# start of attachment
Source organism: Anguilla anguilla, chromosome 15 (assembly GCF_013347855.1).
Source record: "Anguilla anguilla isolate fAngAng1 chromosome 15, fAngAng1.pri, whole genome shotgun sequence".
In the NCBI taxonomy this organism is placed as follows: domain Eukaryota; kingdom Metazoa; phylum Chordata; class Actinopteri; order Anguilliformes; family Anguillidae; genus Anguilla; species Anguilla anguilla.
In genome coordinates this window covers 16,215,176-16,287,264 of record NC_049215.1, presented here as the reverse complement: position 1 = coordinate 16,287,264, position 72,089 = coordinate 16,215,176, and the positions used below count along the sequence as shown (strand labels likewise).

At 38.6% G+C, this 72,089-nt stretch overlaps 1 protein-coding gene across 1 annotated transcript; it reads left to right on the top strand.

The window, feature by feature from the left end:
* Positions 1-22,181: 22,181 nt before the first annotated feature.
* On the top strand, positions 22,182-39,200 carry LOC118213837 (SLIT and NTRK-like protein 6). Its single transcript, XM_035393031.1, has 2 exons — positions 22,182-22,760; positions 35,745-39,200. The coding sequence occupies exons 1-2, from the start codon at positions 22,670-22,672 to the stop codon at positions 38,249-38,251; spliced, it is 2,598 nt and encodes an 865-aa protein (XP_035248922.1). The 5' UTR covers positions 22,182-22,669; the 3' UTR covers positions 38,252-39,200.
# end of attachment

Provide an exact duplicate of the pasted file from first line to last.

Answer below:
Source organism: Anguilla anguilla, chromosome 15 (assembly GCF_013347855.1).
Source record: "Anguilla anguilla isolate fAngAng1 chromosome 15, fAngAng1.pri, whole genome shotgun sequence".
In the NCBI taxonomy this organism is placed as follows: domain Eukaryota; kingdom Metazoa; phylum Chordata; class Actinopteri; order Anguilliformes; family Anguillidae; genus Anguilla; species Anguilla anguilla.
In genome coordinates this window covers 16,215,176-16,287,264 of record NC_049215.1, presented here as the reverse complement: position 1 = coordinate 16,287,264, position 72,089 = coordinate 16,215,176, and the positions used below count along the sequence as shown (strand labels likewise).

At 38.6% G+C, this 72,089-nt stretch overlaps 1 protein-coding gene across 1 annotated transcript; it reads left to right on the top strand.

The window, feature by feature from the left end:
* Positions 1-22,181: 22,181 nt before the first annotated feature.
* On the top strand, positions 22,182-39,200 carry LOC118213837 (SLIT and NTRK-like protein 6). Its single transcript, XM_035393031.1, has 2 exons — positions 22,182-22,760; positions 35,745-39,200. The coding sequence occupies exons 1-2, from the start codon at positions 22,670-22,672 to the stop codon at positions 38,249-38,251; spliced, it is 2,598 nt and encodes an 865-aa protein (XP_035248922.1). The 5' UTR covers positions 22,182-22,669; the 3' UTR covers positions 38,252-39,200.